We can almost hear the collective eye roll that just happened when we mentioned kale. But hear us out! (You’ll be rewarded with a yummy recipe at the bottom too.)
At Tree House Kitchen, we are chefs, home cooks, parents, and educators. So we get our insights about food and cooking from many different people—and that’s a great thing. Our job is to empower you when choosing food for yourself and your family. So, the more we know, the better we are at helping you make your kitchen a happy place!
When you talk to us about those ingredients you place in the both love and hate category, kale comes up frequently. As much as you want to eat it or think you should, it’s not everyone’s favourite as far as dark leafy greens go.
As an ingredient, we love kale! We use it all the time in the test kitchen and our chef harvests bunches of it from her garden. We’re curious by nature and eager to rescue kale from becoming a forgotten and obsolete ingredient. So, we decided to dig deeper and get some facts about kale. We learned a lot of things we didn’t know, and as we share more about kale here, we hope you’ll find it as interesting as we do.
In the meantime, we’ll leave you with a very crispy, slightly spicy recipe for our favourite kale chips. We have a hunch you won’t have any trouble scarfing down a whole bowl of these and wondering why you’ve never made this easy snack before. They only take 20 minutes to bake, and our kids love them!
Try them out, and let us know what you think in the comments. We love to hear from you!
Have a great day, everyone! Keep calm and kale on.
Our Favourite Kale Chips
To shake things up, we have seasoned our chips with berbere, a blend of Ethiopian spices. We have included some tips on how to make your own blend at home.
Use any blend of spices you like. Or, if you prefer, keep it simple with a light salt and peppering.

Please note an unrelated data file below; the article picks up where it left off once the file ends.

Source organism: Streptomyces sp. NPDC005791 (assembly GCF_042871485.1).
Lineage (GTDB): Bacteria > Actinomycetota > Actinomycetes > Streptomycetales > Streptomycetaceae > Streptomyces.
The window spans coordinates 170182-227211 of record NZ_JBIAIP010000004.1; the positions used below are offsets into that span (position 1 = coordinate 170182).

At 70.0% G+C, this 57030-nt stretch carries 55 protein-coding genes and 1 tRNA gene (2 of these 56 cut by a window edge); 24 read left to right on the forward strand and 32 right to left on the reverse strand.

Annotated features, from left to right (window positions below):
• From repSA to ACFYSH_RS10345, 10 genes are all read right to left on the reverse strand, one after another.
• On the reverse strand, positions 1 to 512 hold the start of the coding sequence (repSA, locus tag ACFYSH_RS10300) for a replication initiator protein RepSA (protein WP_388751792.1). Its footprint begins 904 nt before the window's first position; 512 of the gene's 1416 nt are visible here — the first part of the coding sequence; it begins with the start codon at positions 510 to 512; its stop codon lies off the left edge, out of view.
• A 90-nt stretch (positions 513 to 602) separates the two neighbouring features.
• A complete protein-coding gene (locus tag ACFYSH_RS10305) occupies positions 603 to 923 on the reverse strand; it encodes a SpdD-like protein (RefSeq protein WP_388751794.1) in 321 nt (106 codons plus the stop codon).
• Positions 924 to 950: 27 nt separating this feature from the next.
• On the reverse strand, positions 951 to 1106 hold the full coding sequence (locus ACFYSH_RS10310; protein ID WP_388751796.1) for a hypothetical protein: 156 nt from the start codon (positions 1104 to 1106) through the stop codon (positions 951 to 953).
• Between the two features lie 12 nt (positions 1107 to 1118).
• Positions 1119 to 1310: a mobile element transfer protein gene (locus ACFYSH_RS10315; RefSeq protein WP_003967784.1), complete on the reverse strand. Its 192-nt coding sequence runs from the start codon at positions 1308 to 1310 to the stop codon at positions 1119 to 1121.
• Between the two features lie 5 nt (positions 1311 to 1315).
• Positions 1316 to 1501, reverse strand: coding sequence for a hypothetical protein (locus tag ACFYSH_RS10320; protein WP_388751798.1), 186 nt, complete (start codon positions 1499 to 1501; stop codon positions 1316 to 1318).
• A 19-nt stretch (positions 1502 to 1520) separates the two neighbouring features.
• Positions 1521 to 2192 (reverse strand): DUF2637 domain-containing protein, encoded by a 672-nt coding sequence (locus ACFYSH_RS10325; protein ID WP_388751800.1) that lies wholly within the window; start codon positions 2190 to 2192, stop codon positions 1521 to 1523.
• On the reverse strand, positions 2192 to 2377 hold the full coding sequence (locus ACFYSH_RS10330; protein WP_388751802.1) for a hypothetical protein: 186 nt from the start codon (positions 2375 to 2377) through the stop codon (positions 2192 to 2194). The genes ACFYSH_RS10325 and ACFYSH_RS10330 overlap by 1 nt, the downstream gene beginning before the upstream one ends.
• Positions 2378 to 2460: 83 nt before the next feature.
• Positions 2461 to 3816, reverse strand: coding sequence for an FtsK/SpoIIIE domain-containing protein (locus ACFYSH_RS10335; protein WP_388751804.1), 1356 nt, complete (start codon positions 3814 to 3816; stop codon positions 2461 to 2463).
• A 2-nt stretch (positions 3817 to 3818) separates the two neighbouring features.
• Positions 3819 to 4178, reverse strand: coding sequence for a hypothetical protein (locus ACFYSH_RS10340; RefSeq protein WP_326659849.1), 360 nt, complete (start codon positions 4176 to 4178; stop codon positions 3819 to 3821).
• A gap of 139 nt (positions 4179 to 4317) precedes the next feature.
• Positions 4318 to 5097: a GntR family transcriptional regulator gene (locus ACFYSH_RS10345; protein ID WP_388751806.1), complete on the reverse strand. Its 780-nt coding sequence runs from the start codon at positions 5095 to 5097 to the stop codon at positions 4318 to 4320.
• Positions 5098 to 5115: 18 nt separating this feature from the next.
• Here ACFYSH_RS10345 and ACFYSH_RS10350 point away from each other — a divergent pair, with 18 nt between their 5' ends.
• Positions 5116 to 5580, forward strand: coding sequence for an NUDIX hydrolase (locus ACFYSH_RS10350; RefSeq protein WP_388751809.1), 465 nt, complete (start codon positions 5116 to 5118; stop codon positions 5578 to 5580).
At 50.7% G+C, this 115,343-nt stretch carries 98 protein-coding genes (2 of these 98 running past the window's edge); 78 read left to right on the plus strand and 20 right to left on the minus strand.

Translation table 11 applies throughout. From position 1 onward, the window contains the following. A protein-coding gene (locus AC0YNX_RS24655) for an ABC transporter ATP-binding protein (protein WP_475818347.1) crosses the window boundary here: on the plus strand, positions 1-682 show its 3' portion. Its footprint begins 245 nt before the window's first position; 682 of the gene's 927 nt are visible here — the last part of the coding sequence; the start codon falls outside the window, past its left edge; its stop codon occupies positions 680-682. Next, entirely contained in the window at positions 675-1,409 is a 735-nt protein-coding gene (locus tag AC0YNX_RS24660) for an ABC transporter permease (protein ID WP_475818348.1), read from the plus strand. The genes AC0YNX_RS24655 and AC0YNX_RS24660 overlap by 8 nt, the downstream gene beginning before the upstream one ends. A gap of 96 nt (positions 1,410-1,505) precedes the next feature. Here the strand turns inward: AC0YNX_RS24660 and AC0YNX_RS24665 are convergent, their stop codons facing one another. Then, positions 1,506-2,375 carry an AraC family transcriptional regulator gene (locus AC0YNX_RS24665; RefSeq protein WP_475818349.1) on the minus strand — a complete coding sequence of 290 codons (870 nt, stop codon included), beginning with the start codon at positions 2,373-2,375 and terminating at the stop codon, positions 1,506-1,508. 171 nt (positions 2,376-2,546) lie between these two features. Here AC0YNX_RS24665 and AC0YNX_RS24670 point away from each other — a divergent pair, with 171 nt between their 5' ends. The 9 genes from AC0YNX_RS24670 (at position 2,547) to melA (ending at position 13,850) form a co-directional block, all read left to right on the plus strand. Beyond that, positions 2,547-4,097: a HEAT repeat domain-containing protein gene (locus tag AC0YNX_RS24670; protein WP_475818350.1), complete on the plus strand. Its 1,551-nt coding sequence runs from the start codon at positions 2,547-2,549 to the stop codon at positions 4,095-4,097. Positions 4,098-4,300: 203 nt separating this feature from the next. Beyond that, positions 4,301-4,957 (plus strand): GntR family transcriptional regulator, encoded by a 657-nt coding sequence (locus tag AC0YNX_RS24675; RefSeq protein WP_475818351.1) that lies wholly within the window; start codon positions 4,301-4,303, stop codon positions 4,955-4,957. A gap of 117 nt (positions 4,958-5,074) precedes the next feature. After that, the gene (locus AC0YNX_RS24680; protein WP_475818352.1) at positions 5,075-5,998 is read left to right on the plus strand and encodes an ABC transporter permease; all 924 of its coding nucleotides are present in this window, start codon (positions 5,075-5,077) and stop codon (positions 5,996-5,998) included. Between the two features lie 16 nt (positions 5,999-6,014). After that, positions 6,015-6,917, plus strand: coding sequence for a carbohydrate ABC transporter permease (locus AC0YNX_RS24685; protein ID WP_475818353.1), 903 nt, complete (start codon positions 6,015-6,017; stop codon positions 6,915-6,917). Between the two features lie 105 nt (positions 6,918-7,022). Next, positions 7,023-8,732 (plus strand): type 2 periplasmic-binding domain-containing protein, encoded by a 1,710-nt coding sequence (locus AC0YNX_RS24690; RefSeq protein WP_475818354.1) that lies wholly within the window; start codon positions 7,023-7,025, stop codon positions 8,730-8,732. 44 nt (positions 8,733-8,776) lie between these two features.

2 large bunches of curly kale, washed and completely dried, stems removed, torn into large pieces
2 tbsp. vegetable oil
2 tbsp. nutritional yeast* (see the tips section)
1 tbsp. berbere spices** (or any spice blend you like; see the tips section)
1 tsp. fine sea salt
- Preheat oven to 350F. Line two large baking sheets with parchment paper and set aside.
- Place torn kale in a large bowl. Add the oil and use your hands to massage it into the leaves. Take time and care to rub oil into all the curls.
- Add the nutritional yeast, spice blend and salt. Use your hands to toss well so all the leaves are coated with the seasonings. Don’t worry if some of the seasonings wind up at the bottom of the bowl.
- Spread the kale leaves evenly on the baking sheets in a single layer. It’s okay if the edges touch a little, but the leaves should not overlap. If the leaves don’t all fit, do one batch at a time.
- Sprinkle on any seasonings remaining in the bottom of the bowl.
- Place the baking sheets in the hot oven. Bake for 10 minutes. Switch the positions of pans in the oven. Bake 10 minutes longer until the kale is crisp.
- Remove the baking sheets from the oven and let cool for five minutes. Repeat with remaining kale, if needed.
Total prep time: Approximately 20 minutes (washing and drying kale, tearing kale and making spice blend).
Total cook time: 20 minutes.
Serves: 6-8 as a snack.
Equipment: Salad spinner, baking sheets, parchment paper and large bowl.
Tree House Tips
*Nutritional yeast is a Vitamin B12-rich, deactivated yeast found in the bulk section of natural food stores. It has a nutty, cheese-like flavour that works very well here. Try it on popcorn, too!
**You can buy berbere spices at a spice shop. Or, make your own, experimenting and tweaking to your taste. For our blend, we used whole spices ground in a spice grinder:
- 3 tsp. dried, crushed chilli flakes
- ½ tsp. ginger
- ½ tsp. black or green cardamom seed
- ¼ tsp. each fenugreek seed, nutmeg, black pepper, coriander seed, cinnamon, allspice, ajwain, clove and cassia buds
Any combination of these will work, so if you can’t find a specific ingredient, go ahead and make it anyway!
This is the perfect recipe for trying out different spice blends and seasonings. Try:
- Chili powder
- Any curry blend, such as Madras, garam masala or vindaloo
- Baharat or za’atar
- Smoked hot or sweet paprika, lemon zest or black pepper
Also, experiment with different varieties of kale.
- Eat kale chips on their own or crumble and use them as a seasoning for salads or popcorn.
- For best results, make sure the kale is very dry.
- Kale chips are best eaten as soon as possible after making them. Store completely cooled kale chips in an airtight container for one day.
© Tree House Kitchen. Triple tested.